Nat Guard WMD teams were on hand in Boston yesterday
While Northern Command, the U.S. military’s combatant command responsible for defending U.S. soil tells Killer Apps it has not sent any troops to Boston, local National Guard units were on scene during the bombings at the Boston Marathon yesterday. In particular, the Massachusetts and New York National Guards had deployed their Civil Support Teams to ...
While Northern Command, the U.S. military's combatant command responsible for defending U.S. soil tells Killer Apps it has not sent any troops to Boston, local National Guard units were on scene during the bombings at the Boston Marathon yesterday.
While Northern Command, the U.S. military’s combatant command responsible for defending U.S. soil tells Killer Apps it has not sent any troops to Boston, local National Guard units were on scene during the bombings at the Boston Marathon yesterday.
In particular, the Massachusetts and New York National Guards had deployed their Civil Support Teams to the marathon. (It’s worth pointing out that the fact that so many well trained first responders were already on hand may have played a role in keeping the death toll relatively low.)
CSTs, as they are known, are National Guard units that are specially trained and equipped to detect and respond to chemical, biological, or radiological incidents. Basically, they’re the first people a governor would call in the event of a WMD attack. These teams were on hand before the marathon even started, according to New York Guard spokesman Eric Durr, who says that such teams are deployed before most major events where public officials worry about the threat of a WMD attack.
"If a bomb goes off, they can check out the scene and determine whether or not there’s any other contaminants besides the explosive," said Durr. "They come with a full suite of detection gear, communications equipment, and we generally deploy them in teams of two or three vehicles. Of course they’re onsite anytime there’s a major public event" such as the opening of the UN General Assembly, the Masters Tournament, or NASCAR race.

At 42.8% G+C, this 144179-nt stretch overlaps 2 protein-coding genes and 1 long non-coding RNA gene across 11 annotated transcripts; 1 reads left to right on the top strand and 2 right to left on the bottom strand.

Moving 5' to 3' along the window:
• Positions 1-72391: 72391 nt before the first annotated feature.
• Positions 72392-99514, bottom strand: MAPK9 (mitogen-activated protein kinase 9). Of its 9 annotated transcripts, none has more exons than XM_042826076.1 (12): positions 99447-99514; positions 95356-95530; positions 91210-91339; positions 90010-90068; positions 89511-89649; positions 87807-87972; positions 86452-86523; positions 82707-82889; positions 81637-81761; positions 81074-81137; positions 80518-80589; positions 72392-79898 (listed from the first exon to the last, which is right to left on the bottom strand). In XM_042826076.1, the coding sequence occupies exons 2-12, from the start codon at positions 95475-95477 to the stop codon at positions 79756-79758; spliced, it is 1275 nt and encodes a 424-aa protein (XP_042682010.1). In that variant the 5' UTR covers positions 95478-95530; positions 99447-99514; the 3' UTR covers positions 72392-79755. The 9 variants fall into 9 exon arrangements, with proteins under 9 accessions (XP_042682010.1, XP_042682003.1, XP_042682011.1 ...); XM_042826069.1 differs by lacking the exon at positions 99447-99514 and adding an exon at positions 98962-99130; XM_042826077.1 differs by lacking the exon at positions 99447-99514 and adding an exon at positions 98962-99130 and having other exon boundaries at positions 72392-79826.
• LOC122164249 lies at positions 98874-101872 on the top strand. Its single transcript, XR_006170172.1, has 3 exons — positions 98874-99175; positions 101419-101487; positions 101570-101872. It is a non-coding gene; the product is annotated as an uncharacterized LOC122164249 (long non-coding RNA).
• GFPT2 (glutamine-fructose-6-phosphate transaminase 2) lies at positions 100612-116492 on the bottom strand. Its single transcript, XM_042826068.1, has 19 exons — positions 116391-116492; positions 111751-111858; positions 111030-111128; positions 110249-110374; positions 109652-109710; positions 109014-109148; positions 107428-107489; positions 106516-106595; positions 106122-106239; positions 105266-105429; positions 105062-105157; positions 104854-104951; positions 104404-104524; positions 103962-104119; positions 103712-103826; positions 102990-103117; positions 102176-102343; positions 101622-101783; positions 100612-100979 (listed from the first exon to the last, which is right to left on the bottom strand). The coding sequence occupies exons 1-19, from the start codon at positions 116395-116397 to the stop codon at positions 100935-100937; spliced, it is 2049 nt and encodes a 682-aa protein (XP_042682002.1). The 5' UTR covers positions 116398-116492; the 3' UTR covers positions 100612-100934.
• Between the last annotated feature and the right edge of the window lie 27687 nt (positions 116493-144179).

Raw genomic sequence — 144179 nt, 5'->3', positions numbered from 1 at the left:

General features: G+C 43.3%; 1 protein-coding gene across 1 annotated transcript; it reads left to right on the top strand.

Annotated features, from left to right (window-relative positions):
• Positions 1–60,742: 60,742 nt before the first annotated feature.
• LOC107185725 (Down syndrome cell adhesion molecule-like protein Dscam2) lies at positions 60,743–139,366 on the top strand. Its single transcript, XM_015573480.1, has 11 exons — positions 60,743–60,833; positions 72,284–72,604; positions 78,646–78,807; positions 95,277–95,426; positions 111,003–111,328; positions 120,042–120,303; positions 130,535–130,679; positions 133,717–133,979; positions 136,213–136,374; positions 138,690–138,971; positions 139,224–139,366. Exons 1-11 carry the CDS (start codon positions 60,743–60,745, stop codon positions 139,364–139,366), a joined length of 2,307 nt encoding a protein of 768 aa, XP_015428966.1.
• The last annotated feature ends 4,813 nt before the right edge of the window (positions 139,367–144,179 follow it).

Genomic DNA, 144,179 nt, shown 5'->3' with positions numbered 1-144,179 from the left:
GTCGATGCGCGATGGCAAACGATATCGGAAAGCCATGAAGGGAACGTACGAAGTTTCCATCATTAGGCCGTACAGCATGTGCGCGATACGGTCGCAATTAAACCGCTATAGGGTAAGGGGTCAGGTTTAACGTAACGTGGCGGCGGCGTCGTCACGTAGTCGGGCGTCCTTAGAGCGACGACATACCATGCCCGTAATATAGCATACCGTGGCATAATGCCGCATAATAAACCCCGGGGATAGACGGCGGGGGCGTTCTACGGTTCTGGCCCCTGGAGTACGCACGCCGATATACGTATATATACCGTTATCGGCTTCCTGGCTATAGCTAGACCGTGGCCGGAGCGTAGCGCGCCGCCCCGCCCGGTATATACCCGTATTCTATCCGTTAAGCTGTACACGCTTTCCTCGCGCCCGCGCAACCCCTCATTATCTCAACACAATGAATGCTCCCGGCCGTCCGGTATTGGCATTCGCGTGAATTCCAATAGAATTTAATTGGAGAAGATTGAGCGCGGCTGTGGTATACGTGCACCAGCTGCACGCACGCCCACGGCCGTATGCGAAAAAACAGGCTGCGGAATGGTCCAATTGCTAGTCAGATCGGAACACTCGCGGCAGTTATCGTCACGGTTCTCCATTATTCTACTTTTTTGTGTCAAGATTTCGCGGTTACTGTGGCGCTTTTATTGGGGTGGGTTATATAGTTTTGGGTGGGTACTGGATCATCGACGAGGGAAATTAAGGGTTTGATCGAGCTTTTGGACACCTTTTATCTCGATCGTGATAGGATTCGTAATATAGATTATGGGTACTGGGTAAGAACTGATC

"Any significant gathering of people, there’s usually a CST in the background prepared to assist law enforcement," said Durr. He could not say how, or how soon after the attack, the CSTs were able to figure out that no WMD were involved in the incident.
While this photo shows CST members on scene wearing khakis and dark polo shirts, they are trained to work in "dirty" environments wearing hazmat suits. They are also trained in decontamination techniques in order to help law enforcement officials respond to WMD incidents.
(In contrast to the relatively low-profile CST uniforms, check out these photos of police guarding sites around Boston after the attack. They’re carrying combat gear associated with special operations troops, including helmets with night-vision-goggle mounts, advanced communications gear, and even assault rifles painted with camouflage patterns.)
Durr noted that New York’s CST has returned home to its base at Fort Hamilton in Brooklyn and that the New York Guard hasn’t received any further requests for assistance from Massachusetts. However, a Navy Explosives Ordnance Disposal (EOD) unit from Naval Station Newport, Rhode Island has been dispatched to the scene. Navy EOD technicians are some of the best in the world at investigating the forensics behind a bomb attack. In addition to the CSTs, Guardsmen wearing Army Combat Uniforms were cleary visible in footage of the attack assisting first responders.
John Reed is a national security reporter for Foreign Policy. He comes to FP after editing Military.com’s publication Defense Tech and working as the associate editor of DoDBuzz. Between 2007 and 2010, he covered major trends in military aviation and the defense industry around the world for Defense News and Inside the Air Force. Before moving to Washington in August 2007, Reed worked in corporate sales and business development for a Swedish IT firm, The Meltwater Group in Mountain View CA, and Philadelphia, PA. Prior to that, he worked as a reporter at the Tracy Press and the Scotts Valley Press-Banner newspapers in California. His first story as a professional reporter involved chasing escaped emus around California’s central valley with Mexican cowboys armed with lassos and local police armed with shotguns. Luckily for the giant birds, the cowboys caught them first and the emus were ok. A New England native, Reed graduated from the University of New Hampshire with a dual degree in international affairs and history.
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